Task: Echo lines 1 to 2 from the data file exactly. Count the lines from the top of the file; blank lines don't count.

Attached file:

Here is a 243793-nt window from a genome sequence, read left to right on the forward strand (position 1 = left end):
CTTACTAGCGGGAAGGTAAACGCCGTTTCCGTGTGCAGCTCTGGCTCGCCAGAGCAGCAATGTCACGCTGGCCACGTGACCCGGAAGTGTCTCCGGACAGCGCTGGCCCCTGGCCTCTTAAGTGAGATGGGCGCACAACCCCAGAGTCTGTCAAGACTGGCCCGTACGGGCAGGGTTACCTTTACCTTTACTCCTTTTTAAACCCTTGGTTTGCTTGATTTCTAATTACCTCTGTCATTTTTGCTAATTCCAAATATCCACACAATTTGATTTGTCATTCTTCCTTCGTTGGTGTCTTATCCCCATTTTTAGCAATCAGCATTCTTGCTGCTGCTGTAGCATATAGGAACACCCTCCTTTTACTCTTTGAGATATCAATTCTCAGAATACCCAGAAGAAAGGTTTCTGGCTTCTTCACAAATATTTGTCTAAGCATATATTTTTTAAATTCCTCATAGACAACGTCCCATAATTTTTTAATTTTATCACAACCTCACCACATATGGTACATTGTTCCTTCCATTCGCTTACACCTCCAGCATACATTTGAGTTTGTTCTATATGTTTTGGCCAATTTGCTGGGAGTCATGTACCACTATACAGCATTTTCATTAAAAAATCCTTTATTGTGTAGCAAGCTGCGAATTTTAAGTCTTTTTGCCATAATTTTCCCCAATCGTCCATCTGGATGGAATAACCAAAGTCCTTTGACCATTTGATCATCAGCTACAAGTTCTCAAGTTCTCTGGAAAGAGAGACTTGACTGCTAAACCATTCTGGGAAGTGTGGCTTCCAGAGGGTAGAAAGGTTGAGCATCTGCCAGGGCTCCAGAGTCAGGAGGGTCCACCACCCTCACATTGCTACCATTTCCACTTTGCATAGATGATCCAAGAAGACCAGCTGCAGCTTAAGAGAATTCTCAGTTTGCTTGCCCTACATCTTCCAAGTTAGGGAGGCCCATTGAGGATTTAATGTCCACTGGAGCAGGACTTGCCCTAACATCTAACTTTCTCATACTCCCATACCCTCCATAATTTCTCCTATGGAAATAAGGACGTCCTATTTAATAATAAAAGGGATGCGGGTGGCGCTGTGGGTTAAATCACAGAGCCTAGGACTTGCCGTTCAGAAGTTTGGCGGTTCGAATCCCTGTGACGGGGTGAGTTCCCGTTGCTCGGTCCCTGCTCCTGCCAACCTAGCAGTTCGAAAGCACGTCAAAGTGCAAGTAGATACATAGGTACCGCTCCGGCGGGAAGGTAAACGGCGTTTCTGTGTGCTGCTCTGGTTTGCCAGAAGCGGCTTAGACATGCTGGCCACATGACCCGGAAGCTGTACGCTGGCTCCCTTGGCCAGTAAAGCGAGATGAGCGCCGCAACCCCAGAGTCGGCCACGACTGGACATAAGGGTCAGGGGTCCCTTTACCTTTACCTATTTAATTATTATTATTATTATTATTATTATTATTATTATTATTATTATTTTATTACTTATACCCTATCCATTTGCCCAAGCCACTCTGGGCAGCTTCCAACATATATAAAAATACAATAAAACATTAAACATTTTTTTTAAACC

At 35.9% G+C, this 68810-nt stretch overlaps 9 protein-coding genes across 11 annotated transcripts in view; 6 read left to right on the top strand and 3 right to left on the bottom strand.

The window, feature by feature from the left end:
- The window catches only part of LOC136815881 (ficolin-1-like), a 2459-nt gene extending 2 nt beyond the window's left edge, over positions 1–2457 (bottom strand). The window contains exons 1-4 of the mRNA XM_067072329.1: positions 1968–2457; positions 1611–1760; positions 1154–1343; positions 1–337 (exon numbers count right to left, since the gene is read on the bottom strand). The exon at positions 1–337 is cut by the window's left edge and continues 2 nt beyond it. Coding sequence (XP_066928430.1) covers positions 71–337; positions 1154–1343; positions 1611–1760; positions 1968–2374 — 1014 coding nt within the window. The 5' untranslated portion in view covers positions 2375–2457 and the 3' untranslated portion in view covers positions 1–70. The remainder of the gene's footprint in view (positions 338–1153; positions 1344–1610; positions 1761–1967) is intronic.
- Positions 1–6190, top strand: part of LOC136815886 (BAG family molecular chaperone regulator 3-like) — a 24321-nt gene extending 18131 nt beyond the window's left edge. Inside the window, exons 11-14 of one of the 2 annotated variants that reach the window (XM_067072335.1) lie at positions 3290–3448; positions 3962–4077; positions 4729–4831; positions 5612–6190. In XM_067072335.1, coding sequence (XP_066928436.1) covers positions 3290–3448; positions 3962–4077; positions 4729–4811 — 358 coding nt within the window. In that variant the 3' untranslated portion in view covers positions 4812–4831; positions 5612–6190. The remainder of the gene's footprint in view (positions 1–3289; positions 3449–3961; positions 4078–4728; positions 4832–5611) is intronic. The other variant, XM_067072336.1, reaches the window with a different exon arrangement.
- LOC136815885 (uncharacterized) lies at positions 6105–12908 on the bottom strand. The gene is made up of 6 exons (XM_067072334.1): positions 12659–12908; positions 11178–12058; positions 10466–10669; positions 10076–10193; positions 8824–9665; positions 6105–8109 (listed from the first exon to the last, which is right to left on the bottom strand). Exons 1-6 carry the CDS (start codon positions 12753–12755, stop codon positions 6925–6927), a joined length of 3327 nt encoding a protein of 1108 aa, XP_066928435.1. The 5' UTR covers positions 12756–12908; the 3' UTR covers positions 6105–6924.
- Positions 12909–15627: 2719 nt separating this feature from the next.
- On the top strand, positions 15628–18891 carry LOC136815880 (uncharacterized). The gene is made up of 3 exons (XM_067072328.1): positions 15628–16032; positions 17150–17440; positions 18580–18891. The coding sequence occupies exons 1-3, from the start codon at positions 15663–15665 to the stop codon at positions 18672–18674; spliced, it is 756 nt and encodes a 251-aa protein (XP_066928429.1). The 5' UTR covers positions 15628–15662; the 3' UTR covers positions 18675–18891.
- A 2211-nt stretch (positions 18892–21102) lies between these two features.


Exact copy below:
Here is a 243793-nt window from a genome sequence, read left to right on the forward strand (position 1 = left end):
CTTACTAGCGGGAAGGTAAACGCCGTTTCCGTGTGCAGCTCTGGCTCGCCAGAGCAGCAATGTCACGCTGGCCACGTGACCCGGAAGTGTCTCCGGACAGCGCTGGCCCCTGGCCTCTTAAGTGAGATGGGCGCACAACCCCAGAGTCTGTCAAGACTGGCCCGTACGGGCAGGGTTACCTTTACCTTTACTCCTTTTTAAACCCTTGGTTTGCTTGATTTCTAATTACCTCTGTCATTTTTGCTAATTCCAAATATCCACACAATTTGATTTGTCATTCTTCCTTCGTTGGTGTCTTATCCCCATTTTTAGCAATCAGCATTCTTGCTGCTGCTGTAGCATATAGGAACACCCTCCTTTTACTCTTTGAGATATCAATTCTCAGAATACCCAGAAGAAAGGTTTCTGGCTTCTTCACAAATATTTGTCTAAGCATATATTTTTTAAATTCCTCATAGACAACGTCCCATAATTTTTTAATTTTATCACAACCTCACCACATATGGTACATTGTTCCTTCCATTCGCTTACACCTCCAGCATACATTTGAGTTTGTTCTATATGTTTTGGCCAATTTGCTGGGAGTCATGTACCACTATACAGCATTTTCATTAAAAAATCCTTTATTGTGTAGCAAGCTGCGAATTTTAAGTCTTTTTGCCATAATTTTCCCCAATCGTCCATCTGGATGGAATAACCAAAGTCCTTTGACCATTTGATCATCAGCTACAAGTTCTCAAGTTCTCTGGAAAGAGAGACTTGACTGCTAAACCATTCTGGGAAGTGTGGCTTCCAGAGGGTAGAAAGGTTGAGCATCTGCCAGGGCTCCAGAGTCAGGAGGGTCCACCACCCTCACATTGCTACCATTTCCACTTTGCATAGATGATCCAAGAAGACCAGCTGCAGCTTAAGAGAATTCTCAGTTTGCTTGCCCTACATCTTCCAAGTTAGGGAGGCCCATTGAGGATTTAATGTCCACTGGAGCAGGACTTGCCCTAACATCTAACTTTCTCATACTCCCATACCCTCCATAATTTCTCCTATGGAAATAAGGACGTCCTATTTAATAATAAAAGGGATGCGGGTGGCGCTGTGGGTTAAATCACAGAGCCTAGGACTTGCCGTTCAGAAGTTTGGCGGTTCGAATCCCTGTGACGGGGTGAGTTCCCGTTGCTCGGTCCCTGCTCCTGCCAACCTAGCAGTTCGAAAGCACGTCAAAGTGCAAGTAGATACATAGGTACCGCTCCGGCGGGAAGGTAAACGGCGTTTCTGTGTGCTGCTCTGGTTTGCCAGAAGCGGCTTAGACATGCTGGCCACATGACCCGGAAGCTGTACGCTGGCTCCCTTGGCCAGTAAAGCGAGATGAGCGCCGCAACCCCAGAGTCGGCCACGACTGGACATAAGGGTCAGGGGTCCCTTTACCTTTACCTATTTAATTATTATTATTATTATTATTATTATTATTATTATTATTATTATTTTATTACTTATACCCTATCCATTTGCCCAAGCCACTCTGGGCAGCTTCCAACATATATAAAAATACAATAAAACATTAAACATTTTTTTTAAACC